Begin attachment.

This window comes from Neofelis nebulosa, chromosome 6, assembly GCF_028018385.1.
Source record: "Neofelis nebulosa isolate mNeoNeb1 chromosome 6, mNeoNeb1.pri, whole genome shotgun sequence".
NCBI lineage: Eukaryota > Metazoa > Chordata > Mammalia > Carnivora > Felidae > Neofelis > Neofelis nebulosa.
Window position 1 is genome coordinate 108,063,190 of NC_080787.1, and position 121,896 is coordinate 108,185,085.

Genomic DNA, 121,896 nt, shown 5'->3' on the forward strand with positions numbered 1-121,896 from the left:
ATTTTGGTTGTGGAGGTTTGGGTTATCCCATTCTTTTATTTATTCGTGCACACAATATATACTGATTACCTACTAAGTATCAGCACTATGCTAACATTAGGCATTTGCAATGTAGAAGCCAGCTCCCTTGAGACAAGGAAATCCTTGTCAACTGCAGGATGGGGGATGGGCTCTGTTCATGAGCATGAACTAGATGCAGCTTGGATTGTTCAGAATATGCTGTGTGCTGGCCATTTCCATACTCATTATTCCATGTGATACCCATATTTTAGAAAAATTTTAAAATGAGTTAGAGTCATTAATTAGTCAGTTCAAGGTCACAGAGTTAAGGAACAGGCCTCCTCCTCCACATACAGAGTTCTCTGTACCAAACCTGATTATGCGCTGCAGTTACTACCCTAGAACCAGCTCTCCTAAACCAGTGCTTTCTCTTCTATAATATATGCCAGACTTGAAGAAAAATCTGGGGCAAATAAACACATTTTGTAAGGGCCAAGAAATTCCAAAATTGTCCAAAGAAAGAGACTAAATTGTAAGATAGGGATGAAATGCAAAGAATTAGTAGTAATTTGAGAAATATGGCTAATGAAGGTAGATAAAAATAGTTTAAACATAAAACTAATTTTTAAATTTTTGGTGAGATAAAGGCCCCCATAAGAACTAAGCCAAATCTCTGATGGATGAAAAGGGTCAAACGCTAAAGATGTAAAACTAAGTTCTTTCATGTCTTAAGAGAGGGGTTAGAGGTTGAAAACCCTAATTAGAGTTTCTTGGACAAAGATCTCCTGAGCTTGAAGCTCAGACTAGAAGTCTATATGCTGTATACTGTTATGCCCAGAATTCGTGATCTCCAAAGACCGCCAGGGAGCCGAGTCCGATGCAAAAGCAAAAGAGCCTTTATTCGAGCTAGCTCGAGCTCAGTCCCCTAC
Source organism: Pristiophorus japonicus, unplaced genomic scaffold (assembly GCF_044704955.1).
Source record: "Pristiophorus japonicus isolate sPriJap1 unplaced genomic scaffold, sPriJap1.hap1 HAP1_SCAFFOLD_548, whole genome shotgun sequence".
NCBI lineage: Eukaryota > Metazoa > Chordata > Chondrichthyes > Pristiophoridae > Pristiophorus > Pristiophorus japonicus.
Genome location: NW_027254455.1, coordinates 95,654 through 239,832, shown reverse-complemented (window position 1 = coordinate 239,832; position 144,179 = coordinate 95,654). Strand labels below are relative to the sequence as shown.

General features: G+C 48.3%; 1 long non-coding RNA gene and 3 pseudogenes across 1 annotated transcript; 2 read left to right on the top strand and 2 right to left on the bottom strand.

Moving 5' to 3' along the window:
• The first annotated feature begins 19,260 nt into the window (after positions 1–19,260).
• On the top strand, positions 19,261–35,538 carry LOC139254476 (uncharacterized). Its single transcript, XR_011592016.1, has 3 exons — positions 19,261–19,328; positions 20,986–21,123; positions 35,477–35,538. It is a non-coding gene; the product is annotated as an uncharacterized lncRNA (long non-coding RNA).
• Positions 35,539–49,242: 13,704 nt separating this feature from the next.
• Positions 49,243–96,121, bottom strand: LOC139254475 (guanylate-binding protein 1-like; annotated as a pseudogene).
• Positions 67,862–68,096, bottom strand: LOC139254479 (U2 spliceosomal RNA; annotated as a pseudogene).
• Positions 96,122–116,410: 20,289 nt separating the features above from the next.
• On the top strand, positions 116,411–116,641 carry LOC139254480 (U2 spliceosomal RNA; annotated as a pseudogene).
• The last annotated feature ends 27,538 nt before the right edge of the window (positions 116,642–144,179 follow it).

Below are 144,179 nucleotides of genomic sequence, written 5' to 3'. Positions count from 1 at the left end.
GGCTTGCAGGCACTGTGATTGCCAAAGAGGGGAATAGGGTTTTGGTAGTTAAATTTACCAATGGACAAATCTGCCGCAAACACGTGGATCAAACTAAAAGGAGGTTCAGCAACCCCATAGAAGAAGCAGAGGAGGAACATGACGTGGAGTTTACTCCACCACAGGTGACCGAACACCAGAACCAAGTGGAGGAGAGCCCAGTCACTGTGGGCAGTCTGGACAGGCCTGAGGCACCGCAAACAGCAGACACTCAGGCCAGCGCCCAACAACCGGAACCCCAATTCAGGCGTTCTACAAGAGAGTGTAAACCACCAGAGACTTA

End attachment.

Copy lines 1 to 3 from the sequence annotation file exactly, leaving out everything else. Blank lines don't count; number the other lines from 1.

This window comes from Neofelis nebulosa, chromosome 6, assembly GCF_028018385.1.
Source record: "Neofelis nebulosa isolate mNeoNeb1 chromosome 6, mNeoNeb1.pri, whole genome shotgun sequence".
NCBI lineage: Eukaryota > Metazoa > Chordata > Mammalia > Carnivora > Felidae > Neofelis > Neofelis nebulosa.